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Money Transfer Spam Campaign with HTML Attachment

Created: 08 Feb 2013 15:50:31 GMT • Updated: 23 Jan 2014 18:09:54 GMT • Translations available: 日本語
Mayur Kulkarni's picture
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Phishers love to arouse curiosity and/or fear in the user’s mind and this stimulus can compel people to set aside all caution as well as  any safety measures they might have in place to avoid such scams.

In a recent spam sample seen in our probe network, we observed that by taking advantage of human curiosity, users can easily be duped into disclosing sensitive information to unknown persons. In order to ensure awareness of this campaign, and others like it, we will discuss this phishing scam in more detail.

In a slight variation to the telegraphic transfer spam attack seen in the past, we see that the message has a HTML attachment, instead of an archived executable file. As shown in Figure 1, users are advised to confirm a pending transaction with their bank and also told that there is a copy of a bank slip attached.

Figure 1. Spam message with HTML attachment

If the HTML attachment is opened, users are shown an image of a payment order. It is interesting to note that this image is very faint and very difficult to read. Using the HTML tag HTTP-EQUIV "REFRESH", this image disappears after four seconds. This display of the receipt for a small time period is an attempt to arouse enough interest in the user so that they will venture further into the trap.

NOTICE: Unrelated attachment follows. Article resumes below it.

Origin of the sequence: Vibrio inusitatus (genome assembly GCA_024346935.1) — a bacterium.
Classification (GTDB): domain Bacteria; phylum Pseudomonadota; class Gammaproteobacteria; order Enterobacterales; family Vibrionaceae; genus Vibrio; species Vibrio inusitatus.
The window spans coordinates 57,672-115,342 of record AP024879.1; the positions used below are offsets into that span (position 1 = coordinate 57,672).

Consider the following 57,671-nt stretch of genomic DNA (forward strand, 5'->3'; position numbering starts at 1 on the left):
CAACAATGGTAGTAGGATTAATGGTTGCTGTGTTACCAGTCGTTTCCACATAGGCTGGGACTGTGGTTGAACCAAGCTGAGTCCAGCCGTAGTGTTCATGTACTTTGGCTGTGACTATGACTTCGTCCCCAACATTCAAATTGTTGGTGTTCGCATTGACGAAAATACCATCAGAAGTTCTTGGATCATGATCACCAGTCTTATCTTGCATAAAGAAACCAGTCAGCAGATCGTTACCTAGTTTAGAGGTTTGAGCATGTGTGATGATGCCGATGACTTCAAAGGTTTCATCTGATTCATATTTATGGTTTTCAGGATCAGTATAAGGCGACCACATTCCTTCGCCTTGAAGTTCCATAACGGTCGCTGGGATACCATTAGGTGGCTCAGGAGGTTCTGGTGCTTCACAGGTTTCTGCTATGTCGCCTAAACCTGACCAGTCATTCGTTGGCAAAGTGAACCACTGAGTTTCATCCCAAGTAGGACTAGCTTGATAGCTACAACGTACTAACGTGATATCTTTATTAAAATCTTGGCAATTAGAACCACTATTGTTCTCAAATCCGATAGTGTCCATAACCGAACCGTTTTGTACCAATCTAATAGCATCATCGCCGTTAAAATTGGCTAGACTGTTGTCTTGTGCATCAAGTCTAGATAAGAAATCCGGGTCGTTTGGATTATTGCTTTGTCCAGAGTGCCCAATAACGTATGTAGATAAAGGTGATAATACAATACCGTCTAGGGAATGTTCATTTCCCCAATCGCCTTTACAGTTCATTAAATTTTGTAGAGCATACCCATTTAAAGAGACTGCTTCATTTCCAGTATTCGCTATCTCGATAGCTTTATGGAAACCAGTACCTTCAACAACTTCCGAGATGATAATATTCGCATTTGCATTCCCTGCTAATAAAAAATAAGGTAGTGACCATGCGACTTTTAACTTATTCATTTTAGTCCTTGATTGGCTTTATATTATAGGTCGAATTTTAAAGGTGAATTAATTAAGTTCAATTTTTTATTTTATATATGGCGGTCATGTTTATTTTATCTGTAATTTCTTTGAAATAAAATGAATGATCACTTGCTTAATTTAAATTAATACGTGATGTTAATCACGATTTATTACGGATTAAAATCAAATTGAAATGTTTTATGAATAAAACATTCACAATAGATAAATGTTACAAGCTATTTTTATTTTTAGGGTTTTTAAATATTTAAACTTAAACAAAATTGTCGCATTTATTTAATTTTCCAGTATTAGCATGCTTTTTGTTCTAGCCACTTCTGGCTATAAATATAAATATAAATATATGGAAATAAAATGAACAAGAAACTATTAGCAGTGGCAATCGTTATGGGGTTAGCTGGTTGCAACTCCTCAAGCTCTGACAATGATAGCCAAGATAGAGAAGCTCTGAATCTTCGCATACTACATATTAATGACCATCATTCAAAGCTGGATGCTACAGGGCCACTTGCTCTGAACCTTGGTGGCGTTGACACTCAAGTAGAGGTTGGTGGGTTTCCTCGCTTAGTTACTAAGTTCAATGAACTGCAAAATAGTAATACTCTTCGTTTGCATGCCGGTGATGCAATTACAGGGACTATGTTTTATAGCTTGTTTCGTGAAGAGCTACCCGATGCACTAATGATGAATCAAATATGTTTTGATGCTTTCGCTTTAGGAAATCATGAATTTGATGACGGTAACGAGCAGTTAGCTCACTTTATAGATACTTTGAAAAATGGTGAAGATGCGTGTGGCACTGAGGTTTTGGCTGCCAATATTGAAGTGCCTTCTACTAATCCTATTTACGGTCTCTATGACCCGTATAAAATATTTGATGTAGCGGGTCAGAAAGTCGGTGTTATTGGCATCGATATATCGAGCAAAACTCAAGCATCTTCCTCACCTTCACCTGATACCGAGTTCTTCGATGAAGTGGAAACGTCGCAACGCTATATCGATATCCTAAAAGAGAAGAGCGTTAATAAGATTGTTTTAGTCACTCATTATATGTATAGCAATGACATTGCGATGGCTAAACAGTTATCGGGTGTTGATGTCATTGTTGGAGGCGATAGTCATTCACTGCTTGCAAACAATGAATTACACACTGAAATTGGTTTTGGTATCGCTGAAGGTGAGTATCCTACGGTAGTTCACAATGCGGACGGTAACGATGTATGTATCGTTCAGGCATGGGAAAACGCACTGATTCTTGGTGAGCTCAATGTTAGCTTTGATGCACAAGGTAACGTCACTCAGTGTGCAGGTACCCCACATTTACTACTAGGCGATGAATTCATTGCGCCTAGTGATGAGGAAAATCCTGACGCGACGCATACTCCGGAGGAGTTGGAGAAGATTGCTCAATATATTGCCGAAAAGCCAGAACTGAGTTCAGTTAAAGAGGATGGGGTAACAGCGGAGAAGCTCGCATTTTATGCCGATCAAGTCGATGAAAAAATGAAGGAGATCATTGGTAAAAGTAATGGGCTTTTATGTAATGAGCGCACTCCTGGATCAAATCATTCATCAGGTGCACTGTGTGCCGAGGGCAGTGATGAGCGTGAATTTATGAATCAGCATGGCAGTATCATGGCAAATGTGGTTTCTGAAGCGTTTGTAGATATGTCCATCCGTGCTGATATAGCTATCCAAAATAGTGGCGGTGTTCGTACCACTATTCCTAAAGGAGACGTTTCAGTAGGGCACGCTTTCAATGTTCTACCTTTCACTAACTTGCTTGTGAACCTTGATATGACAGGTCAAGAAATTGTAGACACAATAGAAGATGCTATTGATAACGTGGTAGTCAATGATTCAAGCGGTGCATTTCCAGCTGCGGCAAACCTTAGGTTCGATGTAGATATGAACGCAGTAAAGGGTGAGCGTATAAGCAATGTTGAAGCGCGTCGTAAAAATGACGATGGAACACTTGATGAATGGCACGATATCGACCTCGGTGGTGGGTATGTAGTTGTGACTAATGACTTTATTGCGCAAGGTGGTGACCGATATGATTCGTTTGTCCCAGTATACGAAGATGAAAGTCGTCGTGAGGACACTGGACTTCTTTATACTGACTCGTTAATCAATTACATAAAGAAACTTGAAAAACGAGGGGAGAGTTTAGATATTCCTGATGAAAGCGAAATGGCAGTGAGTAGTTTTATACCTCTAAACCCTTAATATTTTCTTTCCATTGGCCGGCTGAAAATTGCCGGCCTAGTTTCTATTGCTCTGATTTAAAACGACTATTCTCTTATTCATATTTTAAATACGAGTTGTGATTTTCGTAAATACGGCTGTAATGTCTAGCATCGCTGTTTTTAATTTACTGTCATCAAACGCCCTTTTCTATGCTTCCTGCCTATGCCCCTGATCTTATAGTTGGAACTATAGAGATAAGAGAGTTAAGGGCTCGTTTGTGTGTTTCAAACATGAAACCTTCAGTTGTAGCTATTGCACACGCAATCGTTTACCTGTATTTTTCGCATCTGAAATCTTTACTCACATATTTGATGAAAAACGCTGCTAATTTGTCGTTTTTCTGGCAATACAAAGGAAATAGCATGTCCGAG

Figure 2. Copy of bank slip displayed during scam

The page refreshes after four seconds and a popup appears that states that the user has been signed out of their email account and needs to sign in again to view the bank slip.

Figure 3. Pop-up asking user to sign in to email account

On clicking the only optional button, users are shown a website that resembles a well-known bank login page. If users input their bank credentials or their email address on this page, their information is sent to the scammers and may be used for nefarious purposes.

Symantec advises users to avoid clicking on links or opening attachments in unsolicited emails, no matter how much they peak your curiosity with offers of “free” money. Typing your bank’s website directly into the browser instead of using hyperlinks sent by email is also a good habit to ensure your banking credentials remain safe.